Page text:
Hostess bakery's closure prompts another try at a federal fat tax
Sunday, November 18, 2012
Kucinich, known as much for his wife, a UFO sighting at Shirley MacLaine's house, for wanting to impeach President Obama over Libya (last year, not in connection with the Benghazi consulate attack) and proposals such as creating a Department of Peace, now is taking advantage of the Hostess Brands' closure to resurrect a fat tax bill he first introduced years ago.
Kucinich's 112th Congress effort is H.R. 6599, the Stop Subsidizing Childhood Obesity Act. The bill's number also is this week's By the Numbers figure.
He dropped it in the hopper on Nov. 16, the day Hostess announced that its 18,000 workers would lose their jobs and its iconic Twinkies, Cupcakes and Wonder Bread were possibly doomed.
The bill would, according to the legislative language, "protect children's health by denying any deduction for advertising and marketing directed at children to promote the consumption of food at fast food restaurants or of food of poor nutritional quality."
It's now sitting in the House Ways and Means Committee where it will die because:
- There isn't enough time to mess with such a trivial piece of nanny state legislation in the dwindling hours of the 112th Congress when the focus needs to be on real tax issues such as finding a way off the fiscal cliff,
- It's a really silly bill, and
- It's a really, really silly bill.
Sure, 11 of Kucinich's colleagues on both sides of the aisle are cosponsors, but this bill is, like so many others, just for show. But the Hostess situation gave him an opening to pull this bill, which he also introduced in the 111th Congress, out of mothballs.
Now I'm not saying that Kucinich isn't concerned about our children's health. But let's get real.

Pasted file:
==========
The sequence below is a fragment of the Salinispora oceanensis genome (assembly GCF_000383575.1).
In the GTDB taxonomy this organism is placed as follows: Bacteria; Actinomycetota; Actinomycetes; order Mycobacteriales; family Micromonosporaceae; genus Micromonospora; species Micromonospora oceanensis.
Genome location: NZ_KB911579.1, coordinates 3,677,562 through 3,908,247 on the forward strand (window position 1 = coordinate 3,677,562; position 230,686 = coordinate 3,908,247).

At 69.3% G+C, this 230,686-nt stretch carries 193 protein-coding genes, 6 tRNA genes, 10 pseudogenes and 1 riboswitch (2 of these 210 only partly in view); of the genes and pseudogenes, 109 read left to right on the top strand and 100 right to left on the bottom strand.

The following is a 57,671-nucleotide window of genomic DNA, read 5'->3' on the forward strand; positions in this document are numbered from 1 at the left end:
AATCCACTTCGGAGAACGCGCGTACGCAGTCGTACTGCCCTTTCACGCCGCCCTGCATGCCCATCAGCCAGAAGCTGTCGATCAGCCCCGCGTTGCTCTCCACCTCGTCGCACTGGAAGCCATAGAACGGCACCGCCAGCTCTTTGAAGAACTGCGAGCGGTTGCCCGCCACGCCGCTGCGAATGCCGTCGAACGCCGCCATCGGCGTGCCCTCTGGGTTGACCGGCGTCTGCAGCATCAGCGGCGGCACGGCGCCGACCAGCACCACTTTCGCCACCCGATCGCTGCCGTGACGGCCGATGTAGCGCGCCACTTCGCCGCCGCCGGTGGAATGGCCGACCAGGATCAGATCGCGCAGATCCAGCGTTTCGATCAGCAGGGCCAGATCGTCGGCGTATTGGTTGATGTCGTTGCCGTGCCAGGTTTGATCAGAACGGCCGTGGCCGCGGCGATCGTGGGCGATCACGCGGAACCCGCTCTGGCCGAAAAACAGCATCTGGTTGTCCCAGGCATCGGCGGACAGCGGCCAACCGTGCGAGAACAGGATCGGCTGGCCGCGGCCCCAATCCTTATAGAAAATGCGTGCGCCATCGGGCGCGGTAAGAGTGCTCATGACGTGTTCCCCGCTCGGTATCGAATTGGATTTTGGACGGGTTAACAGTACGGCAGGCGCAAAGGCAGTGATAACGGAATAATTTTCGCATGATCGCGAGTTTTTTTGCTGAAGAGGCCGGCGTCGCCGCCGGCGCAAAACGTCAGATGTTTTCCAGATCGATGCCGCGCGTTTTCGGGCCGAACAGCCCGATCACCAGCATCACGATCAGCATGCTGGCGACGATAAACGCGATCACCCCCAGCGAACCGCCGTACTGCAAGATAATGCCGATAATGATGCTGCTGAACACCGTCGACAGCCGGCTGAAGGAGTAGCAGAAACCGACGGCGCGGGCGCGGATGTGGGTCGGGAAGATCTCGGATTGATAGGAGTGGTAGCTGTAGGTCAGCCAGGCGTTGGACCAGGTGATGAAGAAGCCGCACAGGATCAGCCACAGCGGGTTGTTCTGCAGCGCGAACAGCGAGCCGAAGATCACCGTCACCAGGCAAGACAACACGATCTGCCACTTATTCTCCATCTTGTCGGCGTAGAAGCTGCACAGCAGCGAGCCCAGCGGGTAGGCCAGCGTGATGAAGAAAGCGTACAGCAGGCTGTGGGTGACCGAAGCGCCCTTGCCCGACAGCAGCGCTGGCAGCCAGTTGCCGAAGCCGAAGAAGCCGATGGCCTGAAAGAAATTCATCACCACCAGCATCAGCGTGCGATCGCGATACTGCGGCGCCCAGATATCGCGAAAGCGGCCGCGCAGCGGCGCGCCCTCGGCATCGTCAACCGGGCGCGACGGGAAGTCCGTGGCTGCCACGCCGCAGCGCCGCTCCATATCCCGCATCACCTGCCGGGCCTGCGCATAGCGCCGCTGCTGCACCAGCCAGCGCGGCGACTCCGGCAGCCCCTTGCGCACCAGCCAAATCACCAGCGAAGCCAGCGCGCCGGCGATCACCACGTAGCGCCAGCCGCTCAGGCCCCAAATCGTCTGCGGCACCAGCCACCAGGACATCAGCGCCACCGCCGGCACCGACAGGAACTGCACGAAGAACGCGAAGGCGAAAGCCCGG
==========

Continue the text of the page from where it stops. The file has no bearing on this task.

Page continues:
When he introduced this identical bill in December 2009, it didn't get out of Ways and Means before the end of that legislative session a year later. That's what's going to happen this time, too, since we have only a few weeks left in this Congress.
And did I mention that it's a silly bill.
But you can't blame a guy for trying (or a blogger for using a popular news peg, too).
Hostess treats potential tax: If the Kucinich bill ever miraculously made it into law, Hostess products would no doubt be affected on the bill's grounds of "poor nutritional quality."
Let's check the label of my favorite Hostess treat, the gone-for-now* crème-filled chocolate cupcake for the dietary damage.
(*I'm counting on you Grupo Bimbo to buy the orphaned Hostess brands and keep them on my grocery shelves! Or at least for Austin's Hey Cupcake! trailers to offer a homemade version.)
It has 160 calories. Sure, they're all wasted calories from sugar and carbohydrates, but it's only 160 calories.
Nutritional information courtesy MyFitnessPal.com
The salt component, however, is 220 milligrams.
And while obesity definitely does cause health problems, so does high blood pressure. And salt is a major contributor. I know because I have mild hypertension, which has prompted me to dramatically cut back my salt intake.
But any time I eat any processed food, I'm getting a huge dose of sodium. The same can be said for most restaurant meals I consume.
Most of those products and dining establishments, however, would be exempt from the Kucinich tax because he specifies fast-food joints. Plus, they don't tend to advertise to kids.
As for those on-the-go eateries looking to lure young diners, guess what, Dennis. They're ahead of you.
McDonald's has already made changes to its Happy Meal to address concerns about kids' menu items. And as Mickey D's goes, so does the rest of the fast-food world.
So, Rep. Kucinich, who is serving his last House term, and your remaining Congressional colleagues, just stop trying to take care of us and our diets. We will or won't do that ourselves as we see fit or, in the case of cupcakes and the like, not so fit!You also might find these items of interest:
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